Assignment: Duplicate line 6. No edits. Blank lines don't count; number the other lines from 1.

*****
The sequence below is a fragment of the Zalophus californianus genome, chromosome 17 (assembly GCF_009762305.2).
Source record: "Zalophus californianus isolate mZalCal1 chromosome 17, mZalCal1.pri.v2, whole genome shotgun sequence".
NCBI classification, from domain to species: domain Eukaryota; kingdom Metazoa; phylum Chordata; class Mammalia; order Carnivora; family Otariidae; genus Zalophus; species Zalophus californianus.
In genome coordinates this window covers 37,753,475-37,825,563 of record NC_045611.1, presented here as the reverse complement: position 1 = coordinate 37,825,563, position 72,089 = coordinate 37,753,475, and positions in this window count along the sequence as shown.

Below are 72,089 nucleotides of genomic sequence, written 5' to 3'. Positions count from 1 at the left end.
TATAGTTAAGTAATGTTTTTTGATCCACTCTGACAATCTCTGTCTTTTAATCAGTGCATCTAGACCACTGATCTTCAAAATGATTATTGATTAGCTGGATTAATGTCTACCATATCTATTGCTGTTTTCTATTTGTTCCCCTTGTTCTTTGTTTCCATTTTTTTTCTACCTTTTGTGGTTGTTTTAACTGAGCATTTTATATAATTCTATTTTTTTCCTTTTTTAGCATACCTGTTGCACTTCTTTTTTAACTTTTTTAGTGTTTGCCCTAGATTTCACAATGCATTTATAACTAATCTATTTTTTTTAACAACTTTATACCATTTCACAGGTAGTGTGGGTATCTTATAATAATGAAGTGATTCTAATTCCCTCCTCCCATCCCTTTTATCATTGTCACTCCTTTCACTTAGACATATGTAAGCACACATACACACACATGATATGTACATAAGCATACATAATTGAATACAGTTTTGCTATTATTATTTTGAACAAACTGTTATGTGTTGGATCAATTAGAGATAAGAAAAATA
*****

TATAGTTAAGTAATGTTTTTTGATCCACTCTGACAATCTCTGTCTTTTAATCAGTGCATCTAGACCACTGATCTTCAAAATGATTATTGATTAGCTGGATTAATGTCTACCATATCTATTGCTGTTTTCTATTTGTTCCCCTTGTTCTTTGTTTCCATTTTTTTTCTACCTTTTGTGGTTGTTTTAACTGAGCATTTTATATAATTCTATTTTTTTCCTTTTTTAGCATACCTGTTGCACTTCTTTTTTAACTTTTTTAGTGTTTGCCCTAGATTTCACAATGCATTTATAACTAATCTATTTTTTTTAACAACTTTATACCATTTCACAGGTAGTGTGGGTATCTTATAATAATGAAGTGATTCTAATTCCCTCCTCCCATCCCTTTTATCATTGTCACTCCTTTCACTTAGACATATGTAAGCACACATACACACACATGATATGTACATAAGCATACATAATTGAATACAGTTTTGCTATTATTATTTTGAACAAACTGTTATGTGTTGGATCAATTAGAGATAAGAAAAATA